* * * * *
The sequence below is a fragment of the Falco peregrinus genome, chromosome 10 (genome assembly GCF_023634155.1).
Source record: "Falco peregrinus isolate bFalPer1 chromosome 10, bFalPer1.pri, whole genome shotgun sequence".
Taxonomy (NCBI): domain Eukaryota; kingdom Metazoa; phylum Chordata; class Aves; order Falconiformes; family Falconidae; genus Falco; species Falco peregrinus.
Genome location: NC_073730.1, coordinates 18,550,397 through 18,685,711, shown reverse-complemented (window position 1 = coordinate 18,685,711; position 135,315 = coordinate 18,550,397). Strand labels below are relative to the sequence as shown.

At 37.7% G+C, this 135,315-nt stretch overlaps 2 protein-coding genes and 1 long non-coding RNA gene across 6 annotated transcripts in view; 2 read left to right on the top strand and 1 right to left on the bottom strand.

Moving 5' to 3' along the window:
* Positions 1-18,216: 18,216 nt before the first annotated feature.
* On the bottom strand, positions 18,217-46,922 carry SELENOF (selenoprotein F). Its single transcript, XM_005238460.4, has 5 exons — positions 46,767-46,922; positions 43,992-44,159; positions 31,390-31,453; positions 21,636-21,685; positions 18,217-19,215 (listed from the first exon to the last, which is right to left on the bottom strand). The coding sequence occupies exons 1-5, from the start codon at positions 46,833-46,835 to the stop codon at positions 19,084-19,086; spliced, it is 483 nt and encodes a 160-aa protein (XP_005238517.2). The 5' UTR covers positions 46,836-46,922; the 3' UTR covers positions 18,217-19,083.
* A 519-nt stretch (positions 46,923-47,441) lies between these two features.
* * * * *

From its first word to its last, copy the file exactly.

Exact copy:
The sequence below is a fragment of the Falco peregrinus genome, chromosome 10 (genome assembly GCF_023634155.1).
Source record: "Falco peregrinus isolate bFalPer1 chromosome 10, bFalPer1.pri, whole genome shotgun sequence".
Taxonomy (NCBI): domain Eukaryota; kingdom Metazoa; phylum Chordata; class Aves; order Falconiformes; family Falconidae; genus Falco; species Falco peregrinus.
Genome location: NC_073730.1, coordinates 18,550,397 through 18,685,711, shown reverse-complemented (window position 1 = coordinate 18,685,711; position 135,315 = coordinate 18,550,397). Strand labels below are relative to the sequence as shown.

At 37.7% G+C, this 135,315-nt stretch overlaps 2 protein-coding genes and 1 long non-coding RNA gene across 6 annotated transcripts in view; 2 read left to right on the top strand and 1 right to left on the bottom strand.

Moving 5' to 3' along the window:
* Positions 1-18,216: 18,216 nt before the first annotated feature.
* On the bottom strand, positions 18,217-46,922 carry SELENOF (selenoprotein F). Its single transcript, XM_005238460.4, has 5 exons — positions 46,767-46,922; positions 43,992-44,159; positions 31,390-31,453; positions 21,636-21,685; positions 18,217-19,215 (listed from the first exon to the last, which is right to left on the bottom strand). The coding sequence occupies exons 1-5, from the start codon at positions 46,833-46,835 to the stop codon at positions 19,084-19,086; spliced, it is 483 nt and encodes a 160-aa protein (XP_005238517.2). The 5' UTR covers positions 46,836-46,922; the 3' UTR covers positions 18,217-19,083.
* A 519-nt stretch (positions 46,923-47,441) lies between these two features.